“It’s okay if you cry.”
That was my wife’s best attempt to console me as I read the email from the XQ, informing us late last week that our Círculos school concept wasn’t one of the competition winners.
To be honest, I was devastated. Our team had given this project nearly a year of our focus. We talked to thousands of students, connecting deeper with some of them to the extent that they joined our development team. We led design sessions with parents, teachers, administrators, & community partners. We had too many moments of magic to count – those moments where it feels like there are bigger purposes at play. Those moments when it all comes together. While in my head I recognized that the probability of winning the 10 million dollar prize was slim, in my bones I was convinced it was going to happen.
And then it didn’t.
As I started to reflect and try to make sense of it, I found myself sifting through a complex set of feelings and thoughts. I really did want to cry. I wondered if other teams had simply produced stronger ideas, or engaged in a more thoughtful design process. I considered a few conspiracy theories – how would the XQ geographically space the winners? Was there simply too much competition in California? I wondered how team identity might have influenced decisions. Did we lack diversity as a founding team? Had our status as a district-sponsored team hurt us? XQ wouldn’t be the first funder who thought a district team might not have the capacity to pull off a school like this.
And then there was the personal disappointment. I wouldn’t be entirely honest if I pretended all of my disappointment was wrapped up solely in the potential loss to the community. I felt some embarrassment. I didn’t want to have to explain over and over again that we hadn’t won. I didn’t want to have to argue, in my own mind or to others, that our investment of time and resources hadn’t been wasted. Selfishly, I was sad that we might have missed a rare chance to have a national stage to share some of the design features that I think could dramatically transform education.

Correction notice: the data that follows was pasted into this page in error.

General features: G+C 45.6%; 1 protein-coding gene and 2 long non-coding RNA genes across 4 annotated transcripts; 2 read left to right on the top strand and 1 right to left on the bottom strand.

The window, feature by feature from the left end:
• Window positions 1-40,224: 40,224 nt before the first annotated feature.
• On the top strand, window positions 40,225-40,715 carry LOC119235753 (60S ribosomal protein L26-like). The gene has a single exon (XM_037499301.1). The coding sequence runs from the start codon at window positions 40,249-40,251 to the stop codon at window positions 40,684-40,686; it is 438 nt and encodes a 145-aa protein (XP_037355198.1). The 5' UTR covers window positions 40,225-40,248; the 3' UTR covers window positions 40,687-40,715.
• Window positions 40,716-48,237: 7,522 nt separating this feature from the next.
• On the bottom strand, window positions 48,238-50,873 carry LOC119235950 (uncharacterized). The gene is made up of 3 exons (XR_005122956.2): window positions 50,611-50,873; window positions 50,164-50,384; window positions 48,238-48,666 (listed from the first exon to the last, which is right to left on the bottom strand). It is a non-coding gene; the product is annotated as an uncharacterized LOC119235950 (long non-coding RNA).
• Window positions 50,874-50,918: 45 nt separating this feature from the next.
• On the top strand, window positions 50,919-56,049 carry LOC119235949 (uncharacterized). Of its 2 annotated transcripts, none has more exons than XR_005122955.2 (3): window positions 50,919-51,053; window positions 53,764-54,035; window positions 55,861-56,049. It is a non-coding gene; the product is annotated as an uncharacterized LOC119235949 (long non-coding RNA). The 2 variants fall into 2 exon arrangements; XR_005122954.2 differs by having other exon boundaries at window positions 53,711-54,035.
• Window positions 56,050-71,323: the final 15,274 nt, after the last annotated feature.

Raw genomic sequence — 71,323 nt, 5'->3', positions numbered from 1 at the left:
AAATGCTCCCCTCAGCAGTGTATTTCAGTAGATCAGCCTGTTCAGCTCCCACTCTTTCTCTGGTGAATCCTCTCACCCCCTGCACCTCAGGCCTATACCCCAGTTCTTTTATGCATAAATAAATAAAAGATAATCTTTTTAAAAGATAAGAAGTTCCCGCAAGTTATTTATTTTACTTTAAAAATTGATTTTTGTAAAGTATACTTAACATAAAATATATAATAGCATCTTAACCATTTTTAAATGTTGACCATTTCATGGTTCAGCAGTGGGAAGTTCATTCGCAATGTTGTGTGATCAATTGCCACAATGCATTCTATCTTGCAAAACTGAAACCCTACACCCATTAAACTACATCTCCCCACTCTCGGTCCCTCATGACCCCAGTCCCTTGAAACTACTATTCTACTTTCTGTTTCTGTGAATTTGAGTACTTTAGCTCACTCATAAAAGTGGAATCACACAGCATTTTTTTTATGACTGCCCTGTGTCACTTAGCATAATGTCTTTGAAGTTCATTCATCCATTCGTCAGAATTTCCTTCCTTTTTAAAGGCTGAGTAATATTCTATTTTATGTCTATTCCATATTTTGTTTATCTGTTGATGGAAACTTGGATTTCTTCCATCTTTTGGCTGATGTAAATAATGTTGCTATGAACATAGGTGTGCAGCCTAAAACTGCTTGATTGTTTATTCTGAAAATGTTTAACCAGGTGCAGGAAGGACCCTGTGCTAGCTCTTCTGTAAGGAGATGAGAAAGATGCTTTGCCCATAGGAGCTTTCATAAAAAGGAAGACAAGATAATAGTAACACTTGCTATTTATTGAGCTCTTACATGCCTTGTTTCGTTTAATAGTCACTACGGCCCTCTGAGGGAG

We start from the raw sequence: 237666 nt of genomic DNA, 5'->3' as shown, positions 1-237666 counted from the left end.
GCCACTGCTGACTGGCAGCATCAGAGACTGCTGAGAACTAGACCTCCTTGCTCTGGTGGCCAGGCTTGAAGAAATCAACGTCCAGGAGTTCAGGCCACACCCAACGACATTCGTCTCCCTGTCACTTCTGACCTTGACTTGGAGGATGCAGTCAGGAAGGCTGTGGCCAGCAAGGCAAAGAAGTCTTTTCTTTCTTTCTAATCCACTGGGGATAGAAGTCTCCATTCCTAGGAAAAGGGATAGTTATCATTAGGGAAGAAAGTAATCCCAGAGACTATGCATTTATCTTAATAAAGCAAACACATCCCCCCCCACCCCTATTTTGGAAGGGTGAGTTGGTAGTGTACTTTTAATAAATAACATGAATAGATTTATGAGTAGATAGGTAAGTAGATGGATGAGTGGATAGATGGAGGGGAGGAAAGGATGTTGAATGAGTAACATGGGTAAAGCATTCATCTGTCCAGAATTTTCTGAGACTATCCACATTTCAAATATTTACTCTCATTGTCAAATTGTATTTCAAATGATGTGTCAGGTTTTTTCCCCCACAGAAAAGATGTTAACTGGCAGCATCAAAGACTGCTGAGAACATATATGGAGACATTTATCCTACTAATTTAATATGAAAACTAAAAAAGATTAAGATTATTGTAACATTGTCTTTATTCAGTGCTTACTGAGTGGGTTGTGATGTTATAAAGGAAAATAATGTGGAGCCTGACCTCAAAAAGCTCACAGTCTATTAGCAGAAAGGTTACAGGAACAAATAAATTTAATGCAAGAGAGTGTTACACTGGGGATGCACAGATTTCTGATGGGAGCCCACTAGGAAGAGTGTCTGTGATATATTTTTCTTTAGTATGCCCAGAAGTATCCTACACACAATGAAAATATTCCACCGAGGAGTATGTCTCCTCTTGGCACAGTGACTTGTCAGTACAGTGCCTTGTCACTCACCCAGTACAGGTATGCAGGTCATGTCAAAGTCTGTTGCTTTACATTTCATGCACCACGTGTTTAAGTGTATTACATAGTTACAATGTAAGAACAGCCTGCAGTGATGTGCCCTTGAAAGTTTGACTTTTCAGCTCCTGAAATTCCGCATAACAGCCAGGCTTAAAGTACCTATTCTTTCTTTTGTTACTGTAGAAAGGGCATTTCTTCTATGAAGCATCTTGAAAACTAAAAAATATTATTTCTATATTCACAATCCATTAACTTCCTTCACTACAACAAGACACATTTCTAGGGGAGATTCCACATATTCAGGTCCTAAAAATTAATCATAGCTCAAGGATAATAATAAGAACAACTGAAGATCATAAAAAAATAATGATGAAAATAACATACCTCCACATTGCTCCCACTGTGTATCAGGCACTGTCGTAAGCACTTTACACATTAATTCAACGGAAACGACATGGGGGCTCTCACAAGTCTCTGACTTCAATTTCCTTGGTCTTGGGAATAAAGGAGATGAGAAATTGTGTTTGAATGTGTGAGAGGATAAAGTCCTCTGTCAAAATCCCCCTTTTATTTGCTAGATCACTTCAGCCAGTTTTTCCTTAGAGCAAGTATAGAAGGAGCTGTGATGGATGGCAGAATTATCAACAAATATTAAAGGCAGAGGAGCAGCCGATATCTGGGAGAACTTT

Of course, none of this is to say that not winning meant our school wasn’t going to happen. Frankly, the ideas are too good, the community commitment too deep, and the potential for transformation too high for any of us to walk away. Círculos is going to happen.
No, it’s the immensity of the leadership challenge of doing this type of work that washes over you. It’s the realization that in the context of scarce resources or prevailing organizational cultures, the lift is going to be heavy. It’s the recognition that you’ll have to scratch out every dollar. It’s that feeling when your idealism and enthusiasm has to be transformed into grizzled determination.
It’s clear XQ never thought five schools and fifty million would be enough. It’s not. I don’t envy any organization whose mission is to get public education into the national consciousness. I can’t stay upset long that they didn’t choose us. We’re all on the same side pushing together.
Suffice it to say, the condolence email was humbling. Yet it was a powerful and timely reminder, that for the students, families, and communities we serve, there’s no privileged road to success. No angel investors. No lottery moment.
Success is born out of blood, sweat, and yes, tears.